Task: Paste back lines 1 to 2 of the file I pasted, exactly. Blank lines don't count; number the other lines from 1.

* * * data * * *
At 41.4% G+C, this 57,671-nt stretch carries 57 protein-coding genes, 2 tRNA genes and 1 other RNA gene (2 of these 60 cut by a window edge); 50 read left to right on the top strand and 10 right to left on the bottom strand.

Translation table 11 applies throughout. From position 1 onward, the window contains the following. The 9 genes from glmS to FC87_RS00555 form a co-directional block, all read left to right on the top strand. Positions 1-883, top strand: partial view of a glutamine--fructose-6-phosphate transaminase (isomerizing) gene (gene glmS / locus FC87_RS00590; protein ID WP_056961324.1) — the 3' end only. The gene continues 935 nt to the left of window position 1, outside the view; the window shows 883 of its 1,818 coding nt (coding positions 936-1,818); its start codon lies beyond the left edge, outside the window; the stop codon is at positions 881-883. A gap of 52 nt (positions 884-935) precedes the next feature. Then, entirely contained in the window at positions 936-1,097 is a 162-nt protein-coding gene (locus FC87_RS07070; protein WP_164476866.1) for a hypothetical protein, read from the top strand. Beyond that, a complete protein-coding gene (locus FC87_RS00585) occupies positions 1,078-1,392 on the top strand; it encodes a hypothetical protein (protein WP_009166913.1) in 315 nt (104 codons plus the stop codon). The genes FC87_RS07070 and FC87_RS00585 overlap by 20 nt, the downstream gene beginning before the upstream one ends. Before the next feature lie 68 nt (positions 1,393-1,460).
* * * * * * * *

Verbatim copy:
At 41.4% G+C, this 57,671-nt stretch carries 57 protein-coding genes, 2 tRNA genes and 1 other RNA gene (2 of these 60 cut by a window edge); 50 read left to right on the top strand and 10 right to left on the bottom strand.

Translation table 11 applies throughout. From position 1 onward, the window contains the following. The 9 genes from glmS to FC87_RS00555 form a co-directional block, all read left to right on the top strand. Positions 1-883, top strand: partial view of a glutamine--fructose-6-phosphate transaminase (isomerizing) gene (gene glmS / locus FC87_RS00590; protein ID WP_056961324.1) — the 3' end only. The gene continues 935 nt to the left of window position 1, outside the view; the window shows 883 of its 1,818 coding nt (coding positions 936-1,818); its start codon lies beyond the left edge, outside the window; the stop codon is at positions 881-883. A gap of 52 nt (positions 884-935) precedes the next feature. Then, entirely contained in the window at positions 936-1,097 is a 162-nt protein-coding gene (locus FC87_RS07070; protein WP_164476866.1) for a hypothetical protein, read from the top strand. Beyond that, a complete protein-coding gene (locus FC87_RS00585) occupies positions 1,078-1,392 on the top strand; it encodes a hypothetical protein (protein WP_009166913.1) in 315 nt (104 codons plus the stop codon). The genes FC87_RS07070 and FC87_RS00585 overlap by 20 nt, the downstream gene beginning before the upstream one ends. Before the next feature lie 68 nt (positions 1,393-1,460).